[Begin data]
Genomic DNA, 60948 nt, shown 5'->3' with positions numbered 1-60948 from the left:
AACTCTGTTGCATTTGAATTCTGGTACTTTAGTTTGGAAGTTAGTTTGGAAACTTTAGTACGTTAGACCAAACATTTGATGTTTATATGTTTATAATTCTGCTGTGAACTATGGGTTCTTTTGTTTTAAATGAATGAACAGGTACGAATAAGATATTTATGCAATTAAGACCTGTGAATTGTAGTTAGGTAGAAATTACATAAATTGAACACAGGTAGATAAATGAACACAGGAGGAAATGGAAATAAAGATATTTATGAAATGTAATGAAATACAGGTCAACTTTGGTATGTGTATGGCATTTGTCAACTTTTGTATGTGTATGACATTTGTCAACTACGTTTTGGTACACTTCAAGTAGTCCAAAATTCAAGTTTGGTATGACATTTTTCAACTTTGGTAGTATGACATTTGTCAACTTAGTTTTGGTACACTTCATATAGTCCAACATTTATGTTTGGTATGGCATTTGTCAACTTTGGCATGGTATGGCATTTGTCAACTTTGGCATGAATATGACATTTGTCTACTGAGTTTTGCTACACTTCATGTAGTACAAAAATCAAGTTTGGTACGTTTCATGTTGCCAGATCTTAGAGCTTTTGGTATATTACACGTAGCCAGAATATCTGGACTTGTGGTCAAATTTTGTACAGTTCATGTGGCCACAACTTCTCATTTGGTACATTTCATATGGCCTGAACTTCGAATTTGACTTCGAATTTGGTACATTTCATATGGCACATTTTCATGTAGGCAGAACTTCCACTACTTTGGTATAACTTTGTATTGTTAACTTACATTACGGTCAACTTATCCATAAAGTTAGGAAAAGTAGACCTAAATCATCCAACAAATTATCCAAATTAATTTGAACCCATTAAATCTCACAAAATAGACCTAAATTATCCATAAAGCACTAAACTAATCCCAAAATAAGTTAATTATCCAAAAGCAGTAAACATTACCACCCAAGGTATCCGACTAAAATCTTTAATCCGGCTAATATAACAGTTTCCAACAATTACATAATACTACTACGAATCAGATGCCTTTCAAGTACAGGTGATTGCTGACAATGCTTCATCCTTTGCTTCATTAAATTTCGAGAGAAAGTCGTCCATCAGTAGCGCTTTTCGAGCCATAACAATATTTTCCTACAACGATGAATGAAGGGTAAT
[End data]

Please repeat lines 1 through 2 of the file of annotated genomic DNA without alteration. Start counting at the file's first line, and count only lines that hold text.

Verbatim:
Genomic DNA, 60948 nt, shown 5'->3' with positions numbered 1-60948 from the left:
AACTCTGTTGCATTTGAATTCTGGTACTTTAGTTTGGAAGTTAGTTTGGAAACTTTAGTACGTTAGACCAAACATTTGATGTTTATATGTTTATAATTCTGCTGTGAACTATGGGTTCTTTTGTTTTAAATGAATGAACAGGTACGAATAAGATATTTATGCAATTAAGACCTGTGAATTGTAGTTAGGTAGAAATTACATAAATTGAACACAGGTAGATAAATGAACACAGGAGGAAATGGAAATAAAGATATTTATGAAATGTAATGAAATACAGGTCAACTTTGGTATGTGTATGGCATTTGTCAACTTTTGTATGTGTATGACATTTGTCAACTACGTTTTGGTACACTTCAAGTAGTCCAAAATTCAAGTTTGGTATGACATTTTTCAACTTTGGTAGTATGACATTTGTCAACTTAGTTTTGGTACACTTCATATAGTCCAACATTTATGTTTGGTATGGCATTTGTCAACTTTGGCATGGTATGGCATTTGTCAACTTTGGCATGAATATGACATTTGTCTACTGAGTTTTGCTACACTTCATGTAGTACAAAAATCAAGTTTGGTACGTTTCATGTTGCCAGATCTTAGAGCTTTTGGTATATTACACGTAGCCAGAATATCTGGACTTGTGGTCAAATTTTGTACAGTTCATGTGGCCACAACTTCTCATTTGGTACATTTCATATGGCCTGAACTTCGAATTTGACTTCGAATTTGGTACATTTCATATGGCACATTTTCATGTAGGCAGAACTTCCACTACTTTGGTATAACTTTGTATTGTTAACTTACATTACGGTCAACTTATCCATAAAGTTAGGAAAAGTAGACCTAAATCATCCAACAAATTATCCAAATTAATTTGAACCCATTAAATCTCACAAAATAGACCTAAATTATCCATAAAGCACTAAACTAATCCCAAAATAAGTTAATTATCCAAAAGCAGTAAACATTACCACCCAAGGTATCCGACTAAAATCTTTAATCCGGCTAATATAACAGTTTCCAACAATTACATAATACTACTACGAATCAGATGCCTTTCAAGTACAGGTGATTGCTGACAATGCTTCATCCTTTGCTTCATTAAATTTCGAGAGAAAGTCGTCCATCAGTAGCGCTTTTCGAGCCATAACAATATTTTCCTACAACGATGAATGAAGGGTAAT